Healthcare absent under ObamaCare?

Wednesday, December 5, 2012
Becky Yeh - California correspondent (

One physician wonders if any doctors will be practicing once ObamaCare is fully implemented, and he continues to question the quality of care patients will receive.

Smith, Dr. Keith (Oklahoma)In an effort to provide comprehensive healthcare reform, Dr. G. Keith Smith, an Oklahoma-based board-certified anesthesiologist, says officials have failed to recognize human behavior. Lawmakers assume that doctors will continue to work under ObamaCare, even if they are being paid less for their services.

"Whatever the exchange is between the patient and the physician, if it's not financially mutually beneficial, then that exchange tends to not occur," he notes.

Dr. Smith explains that when Medicare first started, doctors charged whatever amount they wanted, and as a result, more services were provided. But under ObamaCare, physicians will essentially be demanded by the government to work.

"If the physicians are not willing to see the patients because of price controls, which are built into this bill, there will be people in the streets waving their ObamaCare cards around demanding care in front of a vacant physician's office," the anesthesiologist poses. "Or worse -- a physician who is in his office who just doesn't see how financially it makes sense for him to see patients."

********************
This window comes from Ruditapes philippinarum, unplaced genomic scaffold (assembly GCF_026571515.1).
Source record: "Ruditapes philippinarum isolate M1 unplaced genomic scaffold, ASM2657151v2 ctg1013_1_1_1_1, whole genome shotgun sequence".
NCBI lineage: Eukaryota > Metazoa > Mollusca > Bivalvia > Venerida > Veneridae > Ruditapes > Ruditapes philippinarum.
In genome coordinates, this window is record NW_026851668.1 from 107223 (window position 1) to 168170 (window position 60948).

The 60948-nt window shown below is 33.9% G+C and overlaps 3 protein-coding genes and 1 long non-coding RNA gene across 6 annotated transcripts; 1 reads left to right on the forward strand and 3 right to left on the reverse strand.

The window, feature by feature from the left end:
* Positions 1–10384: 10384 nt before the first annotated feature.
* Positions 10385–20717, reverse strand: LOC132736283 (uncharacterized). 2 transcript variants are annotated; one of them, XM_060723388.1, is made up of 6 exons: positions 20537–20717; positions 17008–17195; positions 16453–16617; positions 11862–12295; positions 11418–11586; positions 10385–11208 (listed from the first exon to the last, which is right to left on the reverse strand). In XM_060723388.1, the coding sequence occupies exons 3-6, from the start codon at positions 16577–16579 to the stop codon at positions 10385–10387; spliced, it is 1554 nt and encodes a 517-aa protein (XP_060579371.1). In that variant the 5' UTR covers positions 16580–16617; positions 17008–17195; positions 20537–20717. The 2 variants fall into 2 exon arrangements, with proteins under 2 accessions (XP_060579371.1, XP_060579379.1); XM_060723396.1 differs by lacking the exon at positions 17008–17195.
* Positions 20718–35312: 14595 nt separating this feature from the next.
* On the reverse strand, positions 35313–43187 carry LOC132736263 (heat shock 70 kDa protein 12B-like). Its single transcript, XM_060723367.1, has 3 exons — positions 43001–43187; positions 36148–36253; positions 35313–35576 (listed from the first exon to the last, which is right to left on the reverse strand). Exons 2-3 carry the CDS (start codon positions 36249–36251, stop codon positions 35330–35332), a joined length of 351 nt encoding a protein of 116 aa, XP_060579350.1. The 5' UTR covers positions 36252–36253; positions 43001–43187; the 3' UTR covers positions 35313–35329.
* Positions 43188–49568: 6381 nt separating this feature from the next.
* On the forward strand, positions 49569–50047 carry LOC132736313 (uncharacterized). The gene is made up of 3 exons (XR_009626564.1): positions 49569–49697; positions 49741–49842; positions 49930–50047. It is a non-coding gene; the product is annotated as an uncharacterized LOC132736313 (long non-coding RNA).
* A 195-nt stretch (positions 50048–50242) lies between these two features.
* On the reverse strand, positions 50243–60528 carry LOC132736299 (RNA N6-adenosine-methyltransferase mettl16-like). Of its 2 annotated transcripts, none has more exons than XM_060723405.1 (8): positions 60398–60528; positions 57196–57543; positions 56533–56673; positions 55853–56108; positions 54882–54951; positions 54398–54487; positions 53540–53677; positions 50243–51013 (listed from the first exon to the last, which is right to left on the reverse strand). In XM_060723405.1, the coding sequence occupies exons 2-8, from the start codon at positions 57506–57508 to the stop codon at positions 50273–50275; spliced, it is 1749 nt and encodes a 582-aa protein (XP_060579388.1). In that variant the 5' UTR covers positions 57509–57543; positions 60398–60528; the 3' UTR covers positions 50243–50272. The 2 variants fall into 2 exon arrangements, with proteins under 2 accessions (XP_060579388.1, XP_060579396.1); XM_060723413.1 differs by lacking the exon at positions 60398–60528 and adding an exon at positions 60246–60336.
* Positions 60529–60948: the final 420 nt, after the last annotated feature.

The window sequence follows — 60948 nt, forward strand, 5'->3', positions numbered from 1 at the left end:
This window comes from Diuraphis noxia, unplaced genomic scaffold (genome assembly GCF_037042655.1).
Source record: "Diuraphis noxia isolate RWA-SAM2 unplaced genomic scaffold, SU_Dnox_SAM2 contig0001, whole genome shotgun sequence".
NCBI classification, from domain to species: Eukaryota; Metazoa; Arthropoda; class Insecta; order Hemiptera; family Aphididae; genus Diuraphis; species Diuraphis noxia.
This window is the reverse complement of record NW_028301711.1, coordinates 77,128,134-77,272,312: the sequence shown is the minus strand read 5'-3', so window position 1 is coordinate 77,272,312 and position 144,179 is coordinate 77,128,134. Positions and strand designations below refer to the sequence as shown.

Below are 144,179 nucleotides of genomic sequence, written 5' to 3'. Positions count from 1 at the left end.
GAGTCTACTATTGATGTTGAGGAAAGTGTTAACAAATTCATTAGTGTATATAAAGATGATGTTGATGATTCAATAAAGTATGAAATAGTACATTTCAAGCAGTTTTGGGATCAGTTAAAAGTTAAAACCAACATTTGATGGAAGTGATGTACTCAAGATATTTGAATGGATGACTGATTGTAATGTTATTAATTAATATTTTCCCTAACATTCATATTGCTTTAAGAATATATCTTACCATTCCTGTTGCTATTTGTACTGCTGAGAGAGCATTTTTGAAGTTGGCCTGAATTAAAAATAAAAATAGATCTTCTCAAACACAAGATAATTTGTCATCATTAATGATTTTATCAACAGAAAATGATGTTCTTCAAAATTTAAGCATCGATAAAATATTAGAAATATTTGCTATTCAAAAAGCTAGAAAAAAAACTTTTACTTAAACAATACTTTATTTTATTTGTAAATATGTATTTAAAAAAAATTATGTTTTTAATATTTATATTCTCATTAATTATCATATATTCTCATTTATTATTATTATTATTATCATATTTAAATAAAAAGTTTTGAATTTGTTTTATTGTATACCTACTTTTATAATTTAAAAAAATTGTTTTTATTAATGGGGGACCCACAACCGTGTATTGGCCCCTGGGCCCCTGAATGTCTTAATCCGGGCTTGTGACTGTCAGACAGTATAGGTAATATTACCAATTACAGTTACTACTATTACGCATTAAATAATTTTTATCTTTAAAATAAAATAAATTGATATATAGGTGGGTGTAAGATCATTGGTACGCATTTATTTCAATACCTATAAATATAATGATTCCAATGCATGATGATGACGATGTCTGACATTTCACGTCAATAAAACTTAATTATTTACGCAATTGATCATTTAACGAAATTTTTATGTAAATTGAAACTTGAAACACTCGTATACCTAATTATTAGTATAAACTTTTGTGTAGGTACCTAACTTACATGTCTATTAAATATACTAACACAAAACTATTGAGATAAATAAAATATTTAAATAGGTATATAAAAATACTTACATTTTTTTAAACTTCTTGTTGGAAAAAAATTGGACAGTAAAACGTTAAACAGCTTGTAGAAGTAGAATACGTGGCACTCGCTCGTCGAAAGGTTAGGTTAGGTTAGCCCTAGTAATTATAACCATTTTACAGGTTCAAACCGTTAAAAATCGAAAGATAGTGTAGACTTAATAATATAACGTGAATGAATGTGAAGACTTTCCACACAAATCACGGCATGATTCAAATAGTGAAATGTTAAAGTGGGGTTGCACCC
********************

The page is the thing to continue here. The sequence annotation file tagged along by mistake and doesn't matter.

Smith recalls working with an Argentinian hand surgeon who abandoned his practice when the country implemented its own version of ObamaCare. That surgeon eventually began waiting tables because it provided a better income than his previous career.

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120512In California's case, Dr. Smith says state Democrats are beginning to realize that shifting children from a state-run healthcare program to California's version of Medicaid may actually prevent people from getting care. He warned OneNewsNow last month that Medicaid cards will give holders trouble accessing healthcare.

The state had planned to transfer nearly 900,000 children from the Healthy Families program to Medi-Cal on January 1 as part of the budget passed by Governor Jerry Brown in order to save California more money. But Senate President Pro Tem Darrell Steinberg (D-Sacramento) now says there are too many issues in The Golden State's plan to make the transfer.

"I think it's a huge mistake on the part of California to take this on," Dr. Smith submits. "The whole idea that this is somehow compassionate to expand Medicaid -- that completely falls apart when you look through and you see behind the curtain, which is the fact that some of the Democrat legislators there are beginning to wonder, Does this Medicaid card that belongs to this child now, does it actually prevent them from getting care?"

Medi-Cal reimburses doctors at a lower amount, so Steinberg claims children would lose "health, dental and mental healthcare coverage and access to critical services." He adds that the problems with the shift would be a "negative public perception" of California's ability to implement healthcare reform.

Both Democrats and Republicans initially refused removing the Healthy Families program.

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